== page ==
County's Court Needs 'Urgent,' Board Told
Moore County's court facility needs are "serious and urgent," and the county should get started soon on plans to correct those problems.
That's the message contained in a special study report presented to the Board of Commission-ers Monday night.
The private consultant who prepared the study also estimated that it would cost $21,706,200 to build a 116,700-square-foot building to accommodate the county's needs, plus the cost of providing sufficient parking space.
"We are in dire condition right now," said District Court Judge Jayrene Maness, a member of the Courthouse Facilities Advisory Committee.
Maness renewed the committee's request that the commissioners hold off on plans for constructing a county office building until the best location for a new courts facility can be determined.
Although the board voted unanimously to accept the report, no action was taken on the consultant's findings or the committee request.
The independent study by Steve Allen, president of Solutions for Local Government Inc., was contracted by the Board of Commissioners at the request of the committee, headed by Senior Resident Superior Court Judge James Webb. He was unable to attend the Monday meeting because he was tied up with a lengthy trial in Forsyth County.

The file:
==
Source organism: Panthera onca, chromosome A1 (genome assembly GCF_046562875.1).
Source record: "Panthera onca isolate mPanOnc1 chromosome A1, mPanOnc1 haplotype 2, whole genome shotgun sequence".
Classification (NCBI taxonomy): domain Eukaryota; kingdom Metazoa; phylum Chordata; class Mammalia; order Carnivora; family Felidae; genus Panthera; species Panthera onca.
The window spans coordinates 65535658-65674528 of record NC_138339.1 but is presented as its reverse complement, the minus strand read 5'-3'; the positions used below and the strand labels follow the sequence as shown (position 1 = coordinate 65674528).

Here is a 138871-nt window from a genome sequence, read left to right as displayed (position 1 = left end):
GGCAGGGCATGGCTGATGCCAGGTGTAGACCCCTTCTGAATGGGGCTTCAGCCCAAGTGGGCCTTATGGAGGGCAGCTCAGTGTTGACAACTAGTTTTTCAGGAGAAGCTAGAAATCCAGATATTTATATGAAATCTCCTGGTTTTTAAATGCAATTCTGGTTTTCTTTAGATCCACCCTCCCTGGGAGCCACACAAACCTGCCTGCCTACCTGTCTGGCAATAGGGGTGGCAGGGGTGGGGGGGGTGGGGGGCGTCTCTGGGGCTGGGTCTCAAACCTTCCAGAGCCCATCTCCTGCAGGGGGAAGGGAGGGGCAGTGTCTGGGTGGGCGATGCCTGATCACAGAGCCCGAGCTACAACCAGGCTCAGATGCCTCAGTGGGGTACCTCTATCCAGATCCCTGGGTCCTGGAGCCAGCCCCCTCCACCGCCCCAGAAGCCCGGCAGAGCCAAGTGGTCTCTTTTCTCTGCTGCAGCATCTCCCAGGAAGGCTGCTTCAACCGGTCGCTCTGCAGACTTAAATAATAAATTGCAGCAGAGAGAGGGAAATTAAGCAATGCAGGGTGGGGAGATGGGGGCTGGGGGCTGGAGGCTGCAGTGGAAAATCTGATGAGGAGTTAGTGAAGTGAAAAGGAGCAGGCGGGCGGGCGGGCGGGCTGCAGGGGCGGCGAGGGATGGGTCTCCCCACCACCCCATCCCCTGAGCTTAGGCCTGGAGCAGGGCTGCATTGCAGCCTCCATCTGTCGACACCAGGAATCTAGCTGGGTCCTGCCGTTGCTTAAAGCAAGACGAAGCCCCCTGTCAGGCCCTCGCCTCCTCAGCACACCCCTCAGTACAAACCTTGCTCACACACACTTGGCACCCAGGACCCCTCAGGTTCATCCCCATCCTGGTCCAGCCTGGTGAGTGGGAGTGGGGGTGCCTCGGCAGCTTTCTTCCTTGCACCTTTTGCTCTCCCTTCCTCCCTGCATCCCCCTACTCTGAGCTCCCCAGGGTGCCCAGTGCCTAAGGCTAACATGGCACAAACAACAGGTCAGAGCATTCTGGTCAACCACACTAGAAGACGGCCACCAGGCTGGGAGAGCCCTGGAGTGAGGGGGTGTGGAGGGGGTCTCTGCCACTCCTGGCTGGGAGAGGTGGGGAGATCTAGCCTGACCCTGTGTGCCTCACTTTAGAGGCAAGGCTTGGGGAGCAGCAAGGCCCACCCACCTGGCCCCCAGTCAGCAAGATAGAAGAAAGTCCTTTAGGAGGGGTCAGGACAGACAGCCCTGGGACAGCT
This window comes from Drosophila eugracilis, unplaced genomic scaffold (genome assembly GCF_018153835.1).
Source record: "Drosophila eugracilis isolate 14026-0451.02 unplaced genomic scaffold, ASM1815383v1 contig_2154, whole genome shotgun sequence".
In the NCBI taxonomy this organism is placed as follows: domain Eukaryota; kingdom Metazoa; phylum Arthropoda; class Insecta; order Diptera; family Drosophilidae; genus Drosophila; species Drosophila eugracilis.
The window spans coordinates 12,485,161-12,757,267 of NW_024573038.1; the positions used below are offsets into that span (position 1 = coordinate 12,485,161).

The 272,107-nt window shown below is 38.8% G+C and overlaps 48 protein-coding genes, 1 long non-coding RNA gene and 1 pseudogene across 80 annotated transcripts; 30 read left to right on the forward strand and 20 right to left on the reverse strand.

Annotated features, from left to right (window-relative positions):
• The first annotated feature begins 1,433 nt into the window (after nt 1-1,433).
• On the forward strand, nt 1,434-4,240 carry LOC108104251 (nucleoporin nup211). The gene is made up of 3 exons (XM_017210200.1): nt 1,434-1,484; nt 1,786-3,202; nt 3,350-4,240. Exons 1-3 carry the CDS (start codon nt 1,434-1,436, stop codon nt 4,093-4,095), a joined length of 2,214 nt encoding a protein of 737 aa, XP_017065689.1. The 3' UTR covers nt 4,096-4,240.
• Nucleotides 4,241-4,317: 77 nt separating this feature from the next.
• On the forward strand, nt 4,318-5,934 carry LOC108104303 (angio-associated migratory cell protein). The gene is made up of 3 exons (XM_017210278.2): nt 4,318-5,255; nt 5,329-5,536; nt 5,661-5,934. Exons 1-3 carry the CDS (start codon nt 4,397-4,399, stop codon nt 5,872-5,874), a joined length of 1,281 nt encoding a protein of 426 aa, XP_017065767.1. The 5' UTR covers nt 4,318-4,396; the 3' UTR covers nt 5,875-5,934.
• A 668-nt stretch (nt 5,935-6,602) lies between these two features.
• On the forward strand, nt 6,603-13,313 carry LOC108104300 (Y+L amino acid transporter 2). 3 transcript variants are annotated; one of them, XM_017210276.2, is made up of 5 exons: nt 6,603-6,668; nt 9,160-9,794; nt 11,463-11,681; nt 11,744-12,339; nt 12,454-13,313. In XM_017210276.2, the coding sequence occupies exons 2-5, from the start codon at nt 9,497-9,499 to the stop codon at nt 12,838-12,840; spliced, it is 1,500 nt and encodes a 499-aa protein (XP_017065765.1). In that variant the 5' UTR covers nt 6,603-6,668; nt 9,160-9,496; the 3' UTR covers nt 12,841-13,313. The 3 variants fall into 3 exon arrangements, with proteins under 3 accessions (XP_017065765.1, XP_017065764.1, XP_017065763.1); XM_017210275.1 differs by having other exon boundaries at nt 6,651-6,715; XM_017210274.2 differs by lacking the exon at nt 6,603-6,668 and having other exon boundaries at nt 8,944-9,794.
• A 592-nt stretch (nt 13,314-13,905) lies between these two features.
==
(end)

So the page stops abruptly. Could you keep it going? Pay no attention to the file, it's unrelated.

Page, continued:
Maness said the existing courts facilities would be strained in coming weeks, with at least three major and protracted jury trials.
"This will be a tremendous challenge," Maness said.
Howard Warren, a retired architect and committee member, told the commissioners that they should look at the Grimm tract in downtown Carthage in considering court space needs. The Grimm property, which abuts the existing jail, is the 21-acre tract purchased by the county almost three years ago for location of a new and enlarged jail and public safety building and for a county administration office building.